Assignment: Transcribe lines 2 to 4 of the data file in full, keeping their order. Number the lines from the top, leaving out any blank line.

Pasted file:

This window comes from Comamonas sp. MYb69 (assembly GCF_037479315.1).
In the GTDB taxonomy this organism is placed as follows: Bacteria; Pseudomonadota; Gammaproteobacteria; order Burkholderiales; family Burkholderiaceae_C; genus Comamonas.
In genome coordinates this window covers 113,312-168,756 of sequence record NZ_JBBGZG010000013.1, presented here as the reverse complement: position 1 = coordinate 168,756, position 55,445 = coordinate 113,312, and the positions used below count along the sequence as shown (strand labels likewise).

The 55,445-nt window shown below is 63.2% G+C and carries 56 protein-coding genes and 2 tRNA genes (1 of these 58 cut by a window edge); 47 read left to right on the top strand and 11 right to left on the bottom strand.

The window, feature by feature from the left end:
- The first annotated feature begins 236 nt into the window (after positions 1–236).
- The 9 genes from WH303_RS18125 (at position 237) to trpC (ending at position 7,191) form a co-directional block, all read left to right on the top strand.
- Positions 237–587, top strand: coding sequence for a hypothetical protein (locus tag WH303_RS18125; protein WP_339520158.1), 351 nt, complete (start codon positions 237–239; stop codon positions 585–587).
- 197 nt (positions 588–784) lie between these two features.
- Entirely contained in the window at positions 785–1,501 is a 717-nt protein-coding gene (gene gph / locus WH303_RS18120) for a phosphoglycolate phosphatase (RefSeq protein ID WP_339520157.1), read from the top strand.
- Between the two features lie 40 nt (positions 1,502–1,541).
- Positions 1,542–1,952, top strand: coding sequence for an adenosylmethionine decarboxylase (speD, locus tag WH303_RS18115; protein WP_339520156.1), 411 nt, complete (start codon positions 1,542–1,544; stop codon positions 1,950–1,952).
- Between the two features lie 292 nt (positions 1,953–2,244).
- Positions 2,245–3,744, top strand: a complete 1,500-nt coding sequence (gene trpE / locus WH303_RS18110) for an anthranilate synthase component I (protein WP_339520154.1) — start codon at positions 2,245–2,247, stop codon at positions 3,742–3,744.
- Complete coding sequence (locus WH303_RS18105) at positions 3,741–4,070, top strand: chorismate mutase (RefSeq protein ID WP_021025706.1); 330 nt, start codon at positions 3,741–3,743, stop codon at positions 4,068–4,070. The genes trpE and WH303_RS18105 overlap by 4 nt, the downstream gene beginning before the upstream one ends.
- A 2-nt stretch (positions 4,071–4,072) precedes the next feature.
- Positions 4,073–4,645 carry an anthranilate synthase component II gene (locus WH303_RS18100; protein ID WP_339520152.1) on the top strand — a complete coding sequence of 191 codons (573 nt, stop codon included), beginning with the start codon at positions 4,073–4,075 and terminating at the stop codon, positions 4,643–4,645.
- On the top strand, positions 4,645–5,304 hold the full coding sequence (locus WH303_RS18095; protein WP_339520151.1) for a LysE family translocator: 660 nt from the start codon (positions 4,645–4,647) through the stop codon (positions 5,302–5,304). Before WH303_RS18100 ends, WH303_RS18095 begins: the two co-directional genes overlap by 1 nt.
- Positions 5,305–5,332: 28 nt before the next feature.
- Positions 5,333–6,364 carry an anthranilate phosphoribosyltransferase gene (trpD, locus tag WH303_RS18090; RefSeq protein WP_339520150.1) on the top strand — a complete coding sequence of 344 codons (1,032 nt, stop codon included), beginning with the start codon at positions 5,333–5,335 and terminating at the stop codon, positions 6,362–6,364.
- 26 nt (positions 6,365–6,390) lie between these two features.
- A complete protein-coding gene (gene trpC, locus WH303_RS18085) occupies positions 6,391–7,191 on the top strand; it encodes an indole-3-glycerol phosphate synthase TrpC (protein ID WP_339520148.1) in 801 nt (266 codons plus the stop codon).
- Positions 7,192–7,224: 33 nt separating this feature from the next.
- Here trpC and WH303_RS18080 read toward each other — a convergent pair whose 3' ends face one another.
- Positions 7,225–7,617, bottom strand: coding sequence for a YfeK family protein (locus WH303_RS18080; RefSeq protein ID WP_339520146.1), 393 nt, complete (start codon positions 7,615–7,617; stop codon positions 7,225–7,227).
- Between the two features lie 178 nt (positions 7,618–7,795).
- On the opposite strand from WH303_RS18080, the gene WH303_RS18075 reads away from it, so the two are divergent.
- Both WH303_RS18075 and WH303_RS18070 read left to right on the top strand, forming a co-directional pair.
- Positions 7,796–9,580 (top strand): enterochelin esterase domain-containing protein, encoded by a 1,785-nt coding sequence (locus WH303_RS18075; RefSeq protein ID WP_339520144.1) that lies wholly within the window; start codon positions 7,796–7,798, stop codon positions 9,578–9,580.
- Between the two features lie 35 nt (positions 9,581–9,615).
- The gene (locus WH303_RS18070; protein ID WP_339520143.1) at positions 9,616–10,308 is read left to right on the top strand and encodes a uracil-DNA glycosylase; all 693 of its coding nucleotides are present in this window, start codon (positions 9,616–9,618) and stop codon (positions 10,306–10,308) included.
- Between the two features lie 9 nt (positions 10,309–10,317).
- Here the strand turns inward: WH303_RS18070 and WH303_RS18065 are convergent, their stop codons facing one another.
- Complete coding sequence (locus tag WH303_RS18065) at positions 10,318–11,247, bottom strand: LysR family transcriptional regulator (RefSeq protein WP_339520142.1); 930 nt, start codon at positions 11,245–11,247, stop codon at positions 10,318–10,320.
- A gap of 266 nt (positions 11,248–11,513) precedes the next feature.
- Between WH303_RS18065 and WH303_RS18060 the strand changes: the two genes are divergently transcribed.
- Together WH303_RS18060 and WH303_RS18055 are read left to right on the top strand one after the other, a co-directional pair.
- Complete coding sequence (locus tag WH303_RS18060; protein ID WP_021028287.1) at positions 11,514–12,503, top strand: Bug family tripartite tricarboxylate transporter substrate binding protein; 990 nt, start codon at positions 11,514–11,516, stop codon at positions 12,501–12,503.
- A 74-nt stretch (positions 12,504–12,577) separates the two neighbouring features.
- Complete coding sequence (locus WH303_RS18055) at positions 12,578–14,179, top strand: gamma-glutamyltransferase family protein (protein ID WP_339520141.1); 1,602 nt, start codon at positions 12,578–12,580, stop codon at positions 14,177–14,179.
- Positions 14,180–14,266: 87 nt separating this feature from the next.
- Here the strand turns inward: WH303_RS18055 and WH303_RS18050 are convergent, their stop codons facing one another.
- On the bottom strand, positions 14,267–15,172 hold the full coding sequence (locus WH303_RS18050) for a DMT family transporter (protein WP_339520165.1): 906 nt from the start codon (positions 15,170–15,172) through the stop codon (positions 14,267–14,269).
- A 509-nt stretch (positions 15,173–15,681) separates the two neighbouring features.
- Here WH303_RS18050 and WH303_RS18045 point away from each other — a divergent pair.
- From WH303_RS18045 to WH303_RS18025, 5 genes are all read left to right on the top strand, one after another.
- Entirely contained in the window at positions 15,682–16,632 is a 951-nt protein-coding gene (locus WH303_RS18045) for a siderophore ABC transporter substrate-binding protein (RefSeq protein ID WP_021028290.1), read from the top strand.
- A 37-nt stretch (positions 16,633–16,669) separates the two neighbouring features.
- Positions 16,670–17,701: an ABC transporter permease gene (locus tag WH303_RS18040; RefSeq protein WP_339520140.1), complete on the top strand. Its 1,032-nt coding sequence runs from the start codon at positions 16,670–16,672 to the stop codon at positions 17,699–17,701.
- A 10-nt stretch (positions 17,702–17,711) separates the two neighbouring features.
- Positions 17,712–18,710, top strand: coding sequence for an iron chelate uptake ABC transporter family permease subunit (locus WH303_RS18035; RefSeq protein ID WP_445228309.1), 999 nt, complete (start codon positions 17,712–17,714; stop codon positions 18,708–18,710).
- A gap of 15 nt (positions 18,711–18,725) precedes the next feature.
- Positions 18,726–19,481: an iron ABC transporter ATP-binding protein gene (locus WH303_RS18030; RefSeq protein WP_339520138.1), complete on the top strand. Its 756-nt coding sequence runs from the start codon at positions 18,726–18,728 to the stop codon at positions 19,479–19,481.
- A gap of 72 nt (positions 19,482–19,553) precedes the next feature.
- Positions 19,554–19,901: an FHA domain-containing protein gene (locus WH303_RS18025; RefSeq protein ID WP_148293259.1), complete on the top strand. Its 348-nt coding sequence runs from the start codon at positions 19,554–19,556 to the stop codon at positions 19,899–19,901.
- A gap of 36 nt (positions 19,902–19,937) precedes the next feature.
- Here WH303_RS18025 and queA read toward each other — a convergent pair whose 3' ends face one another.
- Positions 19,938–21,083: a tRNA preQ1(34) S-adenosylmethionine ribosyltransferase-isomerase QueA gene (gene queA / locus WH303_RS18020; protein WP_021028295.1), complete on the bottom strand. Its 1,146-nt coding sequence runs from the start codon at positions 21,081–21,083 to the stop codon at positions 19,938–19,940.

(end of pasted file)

In the GTDB taxonomy this organism is placed as follows: Bacteria; Pseudomonadota; Gammaproteobacteria; order Burkholderiales; family Burkholderiaceae_C; genus Comamonas.
In genome coordinates this window covers 113,312-168,756 of sequence record NZ_JBBGZG010000013.1, presented here as the reverse complement: position 1 = coordinate 168,756, position 55,445 = coordinate 113,312, and the positions used below count along the sequence as shown (strand labels likewise).

The 55,445-nt window shown below is 63.2% G+C and carries 56 protein-coding genes and 2 tRNA genes (1 of these 58 cut by a window edge); 47 read left to right on the top strand and 11 right to left on the bottom strand.